This article was supposed to appear in the November issue of UV, and subsequently in the January issue. It failed to appear in either because of a complete lack of competence on the part of the Opinion Editor, the Editor-in-Chief and Josh Mandryk. For this, and the many other egregious errors that this section commits on a monthly basis, I apologize.
You have probably heard the story. On January 24, 2011, after a series of violent sexual assaults on campus, students at Osgoode Hall gathered to hear two police officers discuss campus safety. One officer suggested that if women wanted to avoid sexual violence they should “avoid dressing like sluts”. This comment sparked a global movement, SlutWalk, which has generated controversy not only in the media, but also among feminists.
On November 3, the Feminist Legal Analysis Section of the OBA held a panel discussion reacting to this global movement.
Sonya Barnett, co-founder of SlutWalk, kicked off the event by recounting how SlutWalk began. Although sparked by the police officer’s comment, the movement came out of a longstanding sense of outrage with “slut-shaming” faced by survivors of sexual violence (remember Manitoba Judge Dewar?). Responding to criticisms of the use of the word “slut” she argued that the term ought to be “slung back” to remind people that sexual assault has nothing to do with attraction, and everything to do with power. She and her co-organizers felt that by using the word as part of the movement, they could begin to reclaim it.
Brenda Cossman, Professor of Law at the Faculty of Toronto, offered a historical analysis linking the current debates about SlutWalk to the “Sex Wars” within feminism. On one side of the debate are feminists who campaign to ban prostitution and pornography, arguing they are inherently violent towards women. On the other side are feminists who maintain that overcoming patriarchal oppression involves the sexual liberation of both women and men. Aligning herself with the latter, Cossman critiqued the notion that women are participating in their own objectification by walking under the banner of “Slut.”
Karin Galldin, partner with Galldin Law, a feminist legal practice that provides representation to sex workers, pointed out that victories in the courtroom may not change things on the ground, particularly for vulnerable and marginalized individuals. She congratulated SlutWalk for transcending this complication by forcing a spotlight on the conduct of the police officer through the media rather than expensive litigation.
We believe that SlutWalk offers an important opportunity to challenge the dominant conversation about sexual assault. It reminds us that sexual assault is not about sex, but about power. Arguments that women can and ought to make themselves safer through changing how they dress and where they walk ignore the overwhelming evidence that most sexual assaults happen not between strangers in dark alleys, but between people who know each other. More than that, for some women at least, the movement can offer an empowering critique of mainstream portrayals of sexual assault, such as that offered by the Police Officer at the York meeting, which place blame on survivors of sexual assault and obscure important conversations about consent, power and sexism.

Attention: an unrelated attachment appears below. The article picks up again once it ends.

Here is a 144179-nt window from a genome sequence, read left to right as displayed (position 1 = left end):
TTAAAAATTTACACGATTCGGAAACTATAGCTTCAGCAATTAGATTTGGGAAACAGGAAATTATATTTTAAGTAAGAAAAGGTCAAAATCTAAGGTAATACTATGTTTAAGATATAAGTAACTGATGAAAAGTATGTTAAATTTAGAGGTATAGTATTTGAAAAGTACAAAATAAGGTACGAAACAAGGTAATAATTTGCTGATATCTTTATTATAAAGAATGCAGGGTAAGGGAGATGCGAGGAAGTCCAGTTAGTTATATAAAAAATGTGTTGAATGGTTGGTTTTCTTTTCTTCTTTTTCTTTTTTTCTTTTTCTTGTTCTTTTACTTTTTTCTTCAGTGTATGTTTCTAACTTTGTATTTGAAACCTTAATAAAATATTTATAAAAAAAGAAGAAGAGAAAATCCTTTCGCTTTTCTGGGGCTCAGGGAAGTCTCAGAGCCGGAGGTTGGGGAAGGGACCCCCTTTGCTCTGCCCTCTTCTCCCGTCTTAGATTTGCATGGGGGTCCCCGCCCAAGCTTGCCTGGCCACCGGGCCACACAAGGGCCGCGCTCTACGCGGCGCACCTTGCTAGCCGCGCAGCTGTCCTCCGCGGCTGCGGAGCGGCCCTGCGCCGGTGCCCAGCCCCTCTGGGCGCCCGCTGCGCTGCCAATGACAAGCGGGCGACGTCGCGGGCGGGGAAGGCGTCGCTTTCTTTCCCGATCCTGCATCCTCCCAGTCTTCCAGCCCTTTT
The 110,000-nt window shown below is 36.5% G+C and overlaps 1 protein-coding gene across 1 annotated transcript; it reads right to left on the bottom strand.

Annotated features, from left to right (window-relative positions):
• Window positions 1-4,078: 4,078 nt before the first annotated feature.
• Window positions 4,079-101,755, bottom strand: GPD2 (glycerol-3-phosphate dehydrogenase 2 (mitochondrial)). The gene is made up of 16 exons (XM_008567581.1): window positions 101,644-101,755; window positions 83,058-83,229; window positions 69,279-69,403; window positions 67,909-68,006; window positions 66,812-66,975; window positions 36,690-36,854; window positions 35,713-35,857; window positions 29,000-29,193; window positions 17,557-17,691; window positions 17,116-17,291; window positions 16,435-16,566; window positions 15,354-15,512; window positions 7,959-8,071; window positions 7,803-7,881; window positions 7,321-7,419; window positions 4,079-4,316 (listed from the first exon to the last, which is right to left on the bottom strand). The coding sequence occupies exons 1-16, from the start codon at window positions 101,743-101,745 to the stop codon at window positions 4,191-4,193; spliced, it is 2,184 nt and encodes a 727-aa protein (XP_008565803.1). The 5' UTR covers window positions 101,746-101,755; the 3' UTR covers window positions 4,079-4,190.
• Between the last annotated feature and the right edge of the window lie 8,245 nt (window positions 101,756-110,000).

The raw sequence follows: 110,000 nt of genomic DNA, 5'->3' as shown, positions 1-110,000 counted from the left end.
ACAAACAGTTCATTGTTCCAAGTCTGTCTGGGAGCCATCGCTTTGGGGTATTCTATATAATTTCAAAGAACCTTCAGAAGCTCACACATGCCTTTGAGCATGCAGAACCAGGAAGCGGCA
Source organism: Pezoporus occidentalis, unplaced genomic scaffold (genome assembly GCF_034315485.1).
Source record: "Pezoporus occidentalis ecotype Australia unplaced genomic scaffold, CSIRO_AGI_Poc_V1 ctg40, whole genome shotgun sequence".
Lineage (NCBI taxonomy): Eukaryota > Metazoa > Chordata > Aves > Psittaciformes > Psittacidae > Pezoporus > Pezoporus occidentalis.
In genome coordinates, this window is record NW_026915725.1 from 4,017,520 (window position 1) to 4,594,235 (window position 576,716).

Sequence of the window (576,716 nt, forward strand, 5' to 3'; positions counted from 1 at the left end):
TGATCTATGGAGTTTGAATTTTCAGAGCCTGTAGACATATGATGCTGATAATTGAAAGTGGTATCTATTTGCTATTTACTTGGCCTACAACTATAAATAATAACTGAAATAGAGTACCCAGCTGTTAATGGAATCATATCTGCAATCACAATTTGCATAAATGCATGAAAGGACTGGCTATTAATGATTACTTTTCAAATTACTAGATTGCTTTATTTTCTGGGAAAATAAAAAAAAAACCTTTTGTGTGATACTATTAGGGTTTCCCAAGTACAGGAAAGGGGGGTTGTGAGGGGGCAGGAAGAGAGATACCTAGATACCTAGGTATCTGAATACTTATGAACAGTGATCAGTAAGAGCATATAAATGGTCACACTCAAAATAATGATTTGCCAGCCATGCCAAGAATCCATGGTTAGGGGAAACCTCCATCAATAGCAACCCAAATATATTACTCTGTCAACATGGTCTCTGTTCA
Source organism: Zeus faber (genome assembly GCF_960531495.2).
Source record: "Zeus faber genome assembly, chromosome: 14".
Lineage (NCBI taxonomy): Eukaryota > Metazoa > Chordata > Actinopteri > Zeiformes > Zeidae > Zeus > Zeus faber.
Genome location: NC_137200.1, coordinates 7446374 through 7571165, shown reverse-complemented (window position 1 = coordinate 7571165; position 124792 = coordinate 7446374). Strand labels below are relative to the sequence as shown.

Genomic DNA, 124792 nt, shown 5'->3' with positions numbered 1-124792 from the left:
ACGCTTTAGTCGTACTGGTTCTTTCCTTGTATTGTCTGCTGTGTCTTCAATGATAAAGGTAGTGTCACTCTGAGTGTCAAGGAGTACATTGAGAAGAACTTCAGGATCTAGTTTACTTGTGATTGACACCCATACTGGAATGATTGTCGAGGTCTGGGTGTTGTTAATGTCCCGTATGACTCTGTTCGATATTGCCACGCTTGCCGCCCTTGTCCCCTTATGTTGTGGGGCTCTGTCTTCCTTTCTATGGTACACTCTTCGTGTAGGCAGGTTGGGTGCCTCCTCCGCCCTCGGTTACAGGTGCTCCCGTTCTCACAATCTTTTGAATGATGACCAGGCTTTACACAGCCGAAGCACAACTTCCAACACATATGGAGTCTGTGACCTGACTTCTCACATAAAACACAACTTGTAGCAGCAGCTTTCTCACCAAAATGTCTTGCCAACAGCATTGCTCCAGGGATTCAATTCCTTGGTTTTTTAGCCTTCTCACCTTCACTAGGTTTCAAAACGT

SlutWalk, however, faces a major challenge. Audience members at the panel, and groups such as Black Women’s Blueprint, shared a serious concern about the movement, a concern which has been endemic to feminism since the first wave: the effective exclusion of women of marginalized and racialized communities. As the Black Women’s Blueprint stated in an Open Letter to SlutWalk, “As Black women, we do not have the privilege or the space to call ourselves “slut” without validating the already historically entrenched ideology and recurring messages about what and who the Black woman is.
Many women with disabilities, likewise, argue that SlutWalk excludes their experiences and concerns. “Slut,” they point out, cannot be reclaimed by women whose sexuality has been systematically erased and ignored. As commentator Jennifer Scott states, “While women all over the world are waiting for people to stop seeing them as sex objects, women with disabilities are still waiting to be seen at all.”
SlutWalk is about changing the way we think about sex and sexual assault: high heels and short skirts have nothing to do with whether a woman does or does not consent to sex. We urge the organizers of SlutWalk, and other like-minded organizers, to work in partnership with other women’s groups, including those that represent women from marginalized communities, to move forward in way that is inclusive of a broader range of experiences and concerns.